Whether that win took a bit too much out of him, I don’t know, but he never looked able to instil a little bit of that magic to catch the front group in Paris-Roubaix.
A case of bad timing and placement saw him miss the split and even working with Cancellara and a number of other teams he couldn’t make it back.
That said, his team let him down spectacularly, like they seem to on many occasions. After the split there was not a single Tinkoff rider anywhere near Sagan, leaving him having to tag onto Cancellara and others. His brother Juraj came up to lend a bit of support, but it was fleeting as the intensity of the race increased.
He doesn’t really need teammates, but in a race like Paris-Roubaix it’s hard to bridge gaps on your own.
Ian Stannard is a machine
I lost count of the number of times Ian Stannard looked to be struggling, only to come back into the mix and go on the attack.
The Essex powerhouse said he would have preferred it to be cold and wet, but performed exceptionally in the mild and dry to equal Britain’s best ever performance in the race.
His third place puts him alongside Barry Hoban and Roger Hammond in the British record books and matches Team Sky‘s best performance – which was achieved by Juan Antonio Flecha in their debut season in 2010.
A crash probably cost Luke Rowe the chance to compete for a top-10 place, but he set Stannard up well to break away into the winning group.
Will Vanmarcke get a better chance than this?
This may not have been as painful as when Cancellara toyed with him in the velodrome in 2013, but this result will hurt Sep Vanmarcke.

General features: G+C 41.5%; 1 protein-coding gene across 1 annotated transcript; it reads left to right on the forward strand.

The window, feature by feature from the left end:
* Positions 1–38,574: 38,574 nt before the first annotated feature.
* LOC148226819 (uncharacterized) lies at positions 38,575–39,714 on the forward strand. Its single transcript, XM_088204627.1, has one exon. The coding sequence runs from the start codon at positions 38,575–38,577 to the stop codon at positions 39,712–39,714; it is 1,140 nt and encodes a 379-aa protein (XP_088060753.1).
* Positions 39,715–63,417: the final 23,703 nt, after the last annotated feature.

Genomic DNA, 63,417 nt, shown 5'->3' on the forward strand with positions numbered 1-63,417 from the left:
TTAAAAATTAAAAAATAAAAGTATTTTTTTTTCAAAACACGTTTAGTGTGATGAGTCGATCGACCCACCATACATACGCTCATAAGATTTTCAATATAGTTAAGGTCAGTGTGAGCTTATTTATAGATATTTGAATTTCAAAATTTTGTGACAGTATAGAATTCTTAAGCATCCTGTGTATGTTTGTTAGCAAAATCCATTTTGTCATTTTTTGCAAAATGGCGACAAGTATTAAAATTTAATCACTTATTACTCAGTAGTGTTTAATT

The LottoNL-Jumbo rider had a lot of teammates in the front group when the peloton split, and they didn’t really try to help Tony Martin in the acceleration of pace.
But they weren’t much help to Vanmarcke, other than getting him back after the Haveluy sector – the Belgian was alone when push came to shove.
He looked quite fresh, though, having done little of the work in the breakaway and went out several times on the attack in the final 30km. But a rider of his strength is not going to be allowed a gap over the rest of the field so he was quickly pulled back.
Then, when it came down to a sprint he was never really likely to win; adding another just-off-the-podium place to his palmares.
It’s amazing to think that Vanmarcke has never actually won a WorldTour race, with his last win of any form coming two years ago at the Tour of Norway.
He’ll be around for a few years to come, but will he ever get a better chance of winning than this?
The formation of a break is a work of art
With television coverage usually starting when races are over halfway through, it was fascinating to see the early exchanges in Paris-Roubaix as breakaways tried to form.
The pace at the start was insane, with plenty of riders breathing heavily and drenched in sweat inside the first 20km.
Several breakaways almost got away, but were dragged back by either a lack of cooperation or the fact there was a dangerous rider or team in there. In one break, Trek-Segafredo had no fewer than four riders – half their team – up there.
Unsurprisingly that wasn’t allowed to get away, maxing out at 30 seconds before coming back. Then Elia Viviani tried with two other riders, but again the attack didn’t stick.
Eventually a large group were allowed to go, gaining over two minutes at one point – a group that contained winner Hayman…I wonder if he thought about that when he was up there?
Elia Viviani reportedly hit by a motorbike
Team Sky sports director Servais Knaven told reporters after the race that sprinter Viviani was involved in a collision with a motorbike during the race and was taken to hospital nearby.
While not thought to be seriously injured it’s a stark reminder of the tragic events at Ghent-Wevelgem and the other awful accidents involving riders and motorbikes in recent months.
The video of the incident looked pretty scary, with the motorbike hitting the rider at high speed after a crash on the Arenberg. Paris-Roubaix is dangerous enough without having to contend with external factors as well.